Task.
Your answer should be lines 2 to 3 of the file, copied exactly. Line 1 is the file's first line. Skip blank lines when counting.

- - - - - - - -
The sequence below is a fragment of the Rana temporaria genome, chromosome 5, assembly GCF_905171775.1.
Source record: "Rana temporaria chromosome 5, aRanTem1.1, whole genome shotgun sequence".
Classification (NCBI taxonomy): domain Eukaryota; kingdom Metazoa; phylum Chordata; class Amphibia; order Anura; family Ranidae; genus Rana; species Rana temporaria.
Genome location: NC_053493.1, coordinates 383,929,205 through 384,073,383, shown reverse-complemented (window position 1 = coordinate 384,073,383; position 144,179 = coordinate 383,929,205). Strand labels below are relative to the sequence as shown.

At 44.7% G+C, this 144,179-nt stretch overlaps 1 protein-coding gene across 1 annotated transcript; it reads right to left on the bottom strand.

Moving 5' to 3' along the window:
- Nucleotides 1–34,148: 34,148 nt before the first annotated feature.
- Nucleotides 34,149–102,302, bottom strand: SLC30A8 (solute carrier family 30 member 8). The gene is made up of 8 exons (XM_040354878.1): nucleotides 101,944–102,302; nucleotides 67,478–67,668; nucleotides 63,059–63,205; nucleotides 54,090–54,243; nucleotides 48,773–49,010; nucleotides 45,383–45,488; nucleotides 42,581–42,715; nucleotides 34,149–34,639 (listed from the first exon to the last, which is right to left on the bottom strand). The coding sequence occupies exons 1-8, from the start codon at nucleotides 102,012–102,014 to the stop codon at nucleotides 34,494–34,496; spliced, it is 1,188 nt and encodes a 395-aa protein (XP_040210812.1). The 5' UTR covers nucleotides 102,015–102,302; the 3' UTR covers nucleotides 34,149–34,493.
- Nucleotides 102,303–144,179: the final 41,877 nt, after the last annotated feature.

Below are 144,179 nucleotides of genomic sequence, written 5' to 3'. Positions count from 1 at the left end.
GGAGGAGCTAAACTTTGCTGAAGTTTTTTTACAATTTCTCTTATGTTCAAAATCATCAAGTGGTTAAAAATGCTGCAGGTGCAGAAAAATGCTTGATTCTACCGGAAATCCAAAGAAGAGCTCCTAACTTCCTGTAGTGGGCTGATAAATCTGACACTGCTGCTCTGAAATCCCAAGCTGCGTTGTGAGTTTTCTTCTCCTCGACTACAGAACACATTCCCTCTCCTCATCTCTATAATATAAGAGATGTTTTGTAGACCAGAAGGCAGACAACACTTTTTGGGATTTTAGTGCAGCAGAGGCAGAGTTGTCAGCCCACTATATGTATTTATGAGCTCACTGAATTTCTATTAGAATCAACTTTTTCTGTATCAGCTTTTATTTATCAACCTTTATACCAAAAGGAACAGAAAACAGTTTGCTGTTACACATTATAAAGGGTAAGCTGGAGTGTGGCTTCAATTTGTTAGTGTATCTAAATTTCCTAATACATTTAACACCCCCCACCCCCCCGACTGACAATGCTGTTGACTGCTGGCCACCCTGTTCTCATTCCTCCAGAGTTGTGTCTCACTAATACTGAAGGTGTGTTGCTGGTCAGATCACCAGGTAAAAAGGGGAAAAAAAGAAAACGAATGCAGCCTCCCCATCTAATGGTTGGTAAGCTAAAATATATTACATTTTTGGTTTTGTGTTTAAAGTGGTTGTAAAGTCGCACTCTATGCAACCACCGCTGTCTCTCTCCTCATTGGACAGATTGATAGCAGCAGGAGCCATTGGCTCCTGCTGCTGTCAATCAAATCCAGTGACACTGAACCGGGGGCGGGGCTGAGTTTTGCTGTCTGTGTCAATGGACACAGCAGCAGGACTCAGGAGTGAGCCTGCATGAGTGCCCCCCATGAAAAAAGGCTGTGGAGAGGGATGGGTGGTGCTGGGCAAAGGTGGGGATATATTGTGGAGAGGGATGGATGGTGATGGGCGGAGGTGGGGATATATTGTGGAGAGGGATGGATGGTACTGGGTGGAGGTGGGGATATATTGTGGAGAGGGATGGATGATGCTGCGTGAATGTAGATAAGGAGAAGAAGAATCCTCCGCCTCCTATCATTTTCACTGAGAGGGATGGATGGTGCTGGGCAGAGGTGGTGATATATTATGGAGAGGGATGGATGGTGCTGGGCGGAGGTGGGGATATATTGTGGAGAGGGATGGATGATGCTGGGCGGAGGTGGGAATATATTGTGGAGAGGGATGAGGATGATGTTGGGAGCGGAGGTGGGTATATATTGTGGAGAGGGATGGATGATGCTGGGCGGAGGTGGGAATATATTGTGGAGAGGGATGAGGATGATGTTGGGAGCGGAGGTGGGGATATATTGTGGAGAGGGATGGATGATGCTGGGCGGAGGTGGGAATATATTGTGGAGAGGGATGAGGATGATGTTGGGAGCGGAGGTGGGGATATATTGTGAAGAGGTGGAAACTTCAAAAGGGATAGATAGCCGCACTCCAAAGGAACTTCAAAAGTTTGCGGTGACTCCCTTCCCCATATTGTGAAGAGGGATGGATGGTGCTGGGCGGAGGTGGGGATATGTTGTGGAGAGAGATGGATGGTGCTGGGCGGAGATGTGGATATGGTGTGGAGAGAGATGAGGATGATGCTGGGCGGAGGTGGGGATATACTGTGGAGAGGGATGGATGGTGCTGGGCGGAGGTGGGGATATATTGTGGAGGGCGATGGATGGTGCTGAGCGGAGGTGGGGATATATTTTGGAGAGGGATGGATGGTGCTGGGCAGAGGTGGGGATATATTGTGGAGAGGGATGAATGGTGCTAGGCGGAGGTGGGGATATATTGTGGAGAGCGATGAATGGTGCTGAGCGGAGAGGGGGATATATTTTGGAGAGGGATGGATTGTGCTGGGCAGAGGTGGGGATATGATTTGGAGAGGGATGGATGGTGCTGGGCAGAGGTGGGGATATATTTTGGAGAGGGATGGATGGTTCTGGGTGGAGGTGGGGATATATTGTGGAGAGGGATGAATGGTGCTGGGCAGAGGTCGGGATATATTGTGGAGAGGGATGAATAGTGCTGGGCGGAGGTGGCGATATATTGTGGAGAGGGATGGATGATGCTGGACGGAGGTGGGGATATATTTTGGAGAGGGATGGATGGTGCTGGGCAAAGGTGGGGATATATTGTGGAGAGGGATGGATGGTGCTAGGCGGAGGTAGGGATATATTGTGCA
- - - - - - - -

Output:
Source record: "Rana temporaria chromosome 5, aRanTem1.1, whole genome shotgun sequence".
Classification (NCBI taxonomy): domain Eukaryota; kingdom Metazoa; phylum Chordata; class Amphibia; order Anura; family Ranidae; genus Rana; species Rana temporaria.